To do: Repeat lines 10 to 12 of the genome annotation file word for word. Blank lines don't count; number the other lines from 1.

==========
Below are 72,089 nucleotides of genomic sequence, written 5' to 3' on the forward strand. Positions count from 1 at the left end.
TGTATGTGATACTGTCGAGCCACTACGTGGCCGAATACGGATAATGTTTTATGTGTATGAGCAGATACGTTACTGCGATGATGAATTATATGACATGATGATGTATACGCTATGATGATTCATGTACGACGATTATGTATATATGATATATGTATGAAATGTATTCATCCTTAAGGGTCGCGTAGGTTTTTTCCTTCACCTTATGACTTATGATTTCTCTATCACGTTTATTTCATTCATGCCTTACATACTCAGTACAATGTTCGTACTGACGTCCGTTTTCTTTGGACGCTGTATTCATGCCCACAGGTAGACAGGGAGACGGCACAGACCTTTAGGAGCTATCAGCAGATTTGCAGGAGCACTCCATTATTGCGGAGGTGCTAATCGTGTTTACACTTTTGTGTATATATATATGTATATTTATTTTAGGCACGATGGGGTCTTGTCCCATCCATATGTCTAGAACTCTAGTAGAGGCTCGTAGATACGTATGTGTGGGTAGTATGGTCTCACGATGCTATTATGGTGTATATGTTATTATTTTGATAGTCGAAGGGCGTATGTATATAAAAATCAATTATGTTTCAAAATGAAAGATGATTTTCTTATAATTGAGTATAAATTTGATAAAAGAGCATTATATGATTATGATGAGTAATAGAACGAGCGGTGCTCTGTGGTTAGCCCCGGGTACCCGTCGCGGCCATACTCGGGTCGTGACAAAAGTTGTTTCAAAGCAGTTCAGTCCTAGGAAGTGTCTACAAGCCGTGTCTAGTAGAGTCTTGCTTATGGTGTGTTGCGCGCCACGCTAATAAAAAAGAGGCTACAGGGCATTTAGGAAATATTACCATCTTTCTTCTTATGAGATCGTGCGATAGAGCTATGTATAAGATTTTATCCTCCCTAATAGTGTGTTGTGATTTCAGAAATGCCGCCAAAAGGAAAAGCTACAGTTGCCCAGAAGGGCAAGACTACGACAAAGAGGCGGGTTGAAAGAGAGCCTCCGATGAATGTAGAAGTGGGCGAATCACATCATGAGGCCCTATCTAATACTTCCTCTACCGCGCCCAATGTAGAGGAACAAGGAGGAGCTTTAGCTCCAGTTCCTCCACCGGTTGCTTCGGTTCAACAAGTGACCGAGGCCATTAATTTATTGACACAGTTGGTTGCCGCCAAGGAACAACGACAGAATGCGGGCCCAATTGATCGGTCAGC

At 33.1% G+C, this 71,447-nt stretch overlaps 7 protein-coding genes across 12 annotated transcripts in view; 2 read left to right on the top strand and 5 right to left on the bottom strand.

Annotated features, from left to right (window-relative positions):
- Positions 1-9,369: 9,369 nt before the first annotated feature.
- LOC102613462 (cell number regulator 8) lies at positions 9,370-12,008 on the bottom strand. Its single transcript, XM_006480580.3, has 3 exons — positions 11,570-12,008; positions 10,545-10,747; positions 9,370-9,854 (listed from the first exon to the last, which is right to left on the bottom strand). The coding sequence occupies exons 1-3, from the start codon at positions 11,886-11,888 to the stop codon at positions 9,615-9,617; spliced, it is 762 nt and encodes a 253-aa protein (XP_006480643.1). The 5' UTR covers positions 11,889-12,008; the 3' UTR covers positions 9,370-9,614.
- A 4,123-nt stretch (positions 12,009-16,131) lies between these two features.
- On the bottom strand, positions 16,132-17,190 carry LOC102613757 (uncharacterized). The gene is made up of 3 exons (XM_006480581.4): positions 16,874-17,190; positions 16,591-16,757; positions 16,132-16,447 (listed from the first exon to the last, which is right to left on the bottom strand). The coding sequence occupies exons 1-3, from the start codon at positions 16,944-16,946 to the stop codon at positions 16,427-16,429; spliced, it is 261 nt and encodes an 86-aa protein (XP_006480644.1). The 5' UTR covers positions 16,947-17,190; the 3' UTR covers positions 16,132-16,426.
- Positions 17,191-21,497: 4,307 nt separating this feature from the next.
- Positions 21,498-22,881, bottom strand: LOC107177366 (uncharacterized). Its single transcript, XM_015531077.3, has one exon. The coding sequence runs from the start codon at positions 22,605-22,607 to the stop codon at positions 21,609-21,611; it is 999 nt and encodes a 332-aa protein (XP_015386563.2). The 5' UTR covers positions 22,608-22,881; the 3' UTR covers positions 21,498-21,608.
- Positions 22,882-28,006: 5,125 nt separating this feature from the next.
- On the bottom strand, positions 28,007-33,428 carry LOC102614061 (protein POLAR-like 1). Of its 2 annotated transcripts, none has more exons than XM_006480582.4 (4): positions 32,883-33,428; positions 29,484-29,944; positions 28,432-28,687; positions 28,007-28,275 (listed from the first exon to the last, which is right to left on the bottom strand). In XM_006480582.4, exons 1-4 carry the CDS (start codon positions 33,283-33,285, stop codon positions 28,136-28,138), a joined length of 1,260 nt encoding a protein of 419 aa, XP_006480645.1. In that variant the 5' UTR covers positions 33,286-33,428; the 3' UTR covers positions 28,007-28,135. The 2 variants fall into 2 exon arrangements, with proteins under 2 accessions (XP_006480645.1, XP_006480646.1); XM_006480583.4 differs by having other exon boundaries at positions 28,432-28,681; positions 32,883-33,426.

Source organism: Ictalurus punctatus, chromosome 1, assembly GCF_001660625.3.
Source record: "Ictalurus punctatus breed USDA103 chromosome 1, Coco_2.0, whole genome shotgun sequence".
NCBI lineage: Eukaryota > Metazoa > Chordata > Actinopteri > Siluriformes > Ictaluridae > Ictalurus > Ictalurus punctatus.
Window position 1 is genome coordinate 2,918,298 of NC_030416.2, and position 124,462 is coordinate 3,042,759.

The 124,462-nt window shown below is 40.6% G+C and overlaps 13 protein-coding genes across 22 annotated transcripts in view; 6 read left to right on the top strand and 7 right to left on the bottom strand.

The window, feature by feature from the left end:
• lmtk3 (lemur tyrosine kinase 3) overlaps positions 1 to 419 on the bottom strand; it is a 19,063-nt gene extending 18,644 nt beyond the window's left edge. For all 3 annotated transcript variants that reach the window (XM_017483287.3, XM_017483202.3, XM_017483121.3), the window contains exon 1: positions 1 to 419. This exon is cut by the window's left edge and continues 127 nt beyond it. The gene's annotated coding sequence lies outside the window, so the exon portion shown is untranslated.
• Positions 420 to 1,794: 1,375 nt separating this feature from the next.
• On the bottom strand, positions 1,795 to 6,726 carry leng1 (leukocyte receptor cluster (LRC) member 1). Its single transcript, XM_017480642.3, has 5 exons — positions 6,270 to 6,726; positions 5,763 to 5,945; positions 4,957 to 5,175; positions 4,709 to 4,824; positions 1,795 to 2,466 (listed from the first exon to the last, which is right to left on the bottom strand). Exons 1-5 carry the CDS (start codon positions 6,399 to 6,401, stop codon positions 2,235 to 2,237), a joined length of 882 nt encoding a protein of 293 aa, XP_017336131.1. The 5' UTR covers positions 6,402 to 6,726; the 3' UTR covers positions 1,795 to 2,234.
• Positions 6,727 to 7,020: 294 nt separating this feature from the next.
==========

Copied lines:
- Positions 21,498-22,881, bottom strand: LOC107177366 (uncharacterized). Its single transcript, XM_015531077.3, has one exon. The coding sequence runs from the start codon at positions 22,605-22,607 to the stop codon at positions 21,609-21,611; it is 999 nt and encodes a 332-aa protein (XP_015386563.2). The 5' UTR covers positions 22,608-22,881; the 3' UTR covers positions 21,498-21,608.
- Positions 22,882-28,006: 5,125 nt separating this feature from the next.
- On the bottom strand, positions 28,007-33,428 carry LOC102614061 (protein POLAR-like 1). Of its 2 annotated transcripts, none has more exons than XM_006480582.4 (4): positions 32,883-33,428; positions 29,484-29,944; positions 28,432-28,687; positions 28,007-28,275 (listed from the first exon to the last, which is right to left on the bottom strand). In XM_006480582.4, exons 1-4 carry the CDS (start codon positions 33,283-33,285, stop codon positions 28,136-28,138), a joined length of 1,260 nt encoding a protein of 419 aa, XP_006480645.1. In that variant the 5' UTR covers positions 33,286-33,428; the 3' UTR covers positions 28,007-28,135. The 2 variants fall into 2 exon arrangements, with proteins under 2 accessions (XP_006480645.1, XP_006480646.1); XM_006480583.4 differs by having other exon boundaries at positions 28,432-28,681; positions 32,883-33,426.